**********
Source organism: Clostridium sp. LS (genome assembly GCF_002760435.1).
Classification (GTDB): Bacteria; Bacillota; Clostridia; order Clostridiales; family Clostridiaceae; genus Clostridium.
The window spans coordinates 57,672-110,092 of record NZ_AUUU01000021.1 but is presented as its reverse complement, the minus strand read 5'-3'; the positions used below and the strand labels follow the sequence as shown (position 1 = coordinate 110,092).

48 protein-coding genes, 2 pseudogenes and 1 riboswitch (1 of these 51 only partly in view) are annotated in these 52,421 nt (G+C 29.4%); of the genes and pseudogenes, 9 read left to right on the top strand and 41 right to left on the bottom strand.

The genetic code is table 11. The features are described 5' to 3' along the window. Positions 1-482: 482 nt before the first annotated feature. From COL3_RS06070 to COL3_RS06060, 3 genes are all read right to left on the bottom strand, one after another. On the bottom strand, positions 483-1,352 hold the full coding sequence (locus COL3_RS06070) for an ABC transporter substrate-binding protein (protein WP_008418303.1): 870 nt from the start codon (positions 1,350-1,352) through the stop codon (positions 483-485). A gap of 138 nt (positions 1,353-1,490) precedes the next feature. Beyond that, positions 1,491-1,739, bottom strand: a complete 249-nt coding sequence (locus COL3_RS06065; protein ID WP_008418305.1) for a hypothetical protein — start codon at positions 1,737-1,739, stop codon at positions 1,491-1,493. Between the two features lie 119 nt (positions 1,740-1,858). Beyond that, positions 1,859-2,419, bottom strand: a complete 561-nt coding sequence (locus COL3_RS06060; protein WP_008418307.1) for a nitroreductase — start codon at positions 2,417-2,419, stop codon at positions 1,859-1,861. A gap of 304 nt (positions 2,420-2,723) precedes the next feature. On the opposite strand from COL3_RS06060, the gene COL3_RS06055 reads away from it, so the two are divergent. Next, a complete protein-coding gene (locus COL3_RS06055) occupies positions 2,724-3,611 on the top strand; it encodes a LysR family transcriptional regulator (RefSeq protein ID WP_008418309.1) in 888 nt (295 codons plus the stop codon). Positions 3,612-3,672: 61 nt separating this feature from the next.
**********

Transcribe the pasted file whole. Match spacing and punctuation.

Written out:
Source organism: Clostridium sp. LS (genome assembly GCF_002760435.1).
Classification (GTDB): Bacteria; Bacillota; Clostridia; order Clostridiales; family Clostridiaceae; genus Clostridium.
The window spans coordinates 57,672-110,092 of record NZ_AUUU01000021.1 but is presented as its reverse complement, the minus strand read 5'-3'; the positions used below and the strand labels follow the sequence as shown (position 1 = coordinate 110,092).

48 protein-coding genes, 2 pseudogenes and 1 riboswitch (1 of these 51 only partly in view) are annotated in these 52,421 nt (G+C 29.4%); of the genes and pseudogenes, 9 read left to right on the top strand and 41 right to left on the bottom strand.

The genetic code is table 11. The features are described 5' to 3' along the window. Positions 1-482: 482 nt before the first annotated feature. From COL3_RS06070 to COL3_RS06060, 3 genes are all read right to left on the bottom strand, one after another. On the bottom strand, positions 483-1,352 hold the full coding sequence (locus COL3_RS06070) for an ABC transporter substrate-binding protein (protein WP_008418303.1): 870 nt from the start codon (positions 1,350-1,352) through the stop codon (positions 483-485). A gap of 138 nt (positions 1,353-1,490) precedes the next feature. Beyond that, positions 1,491-1,739, bottom strand: a complete 249-nt coding sequence (locus COL3_RS06065; protein ID WP_008418305.1) for a hypothetical protein — start codon at positions 1,737-1,739, stop codon at positions 1,491-1,493. Between the two features lie 119 nt (positions 1,740-1,858). Beyond that, positions 1,859-2,419, bottom strand: a complete 561-nt coding sequence (locus COL3_RS06060; protein WP_008418307.1) for a nitroreductase — start codon at positions 2,417-2,419, stop codon at positions 1,859-1,861. A gap of 304 nt (positions 2,420-2,723) precedes the next feature. On the opposite strand from COL3_RS06060, the gene COL3_RS06055 reads away from it, so the two are divergent. Next, a complete protein-coding gene (locus COL3_RS06055) occupies positions 2,724-3,611 on the top strand; it encodes a LysR family transcriptional regulator (RefSeq protein ID WP_008418309.1) in 888 nt (295 codons plus the stop codon). Positions 3,612-3,672: 61 nt separating this feature from the next.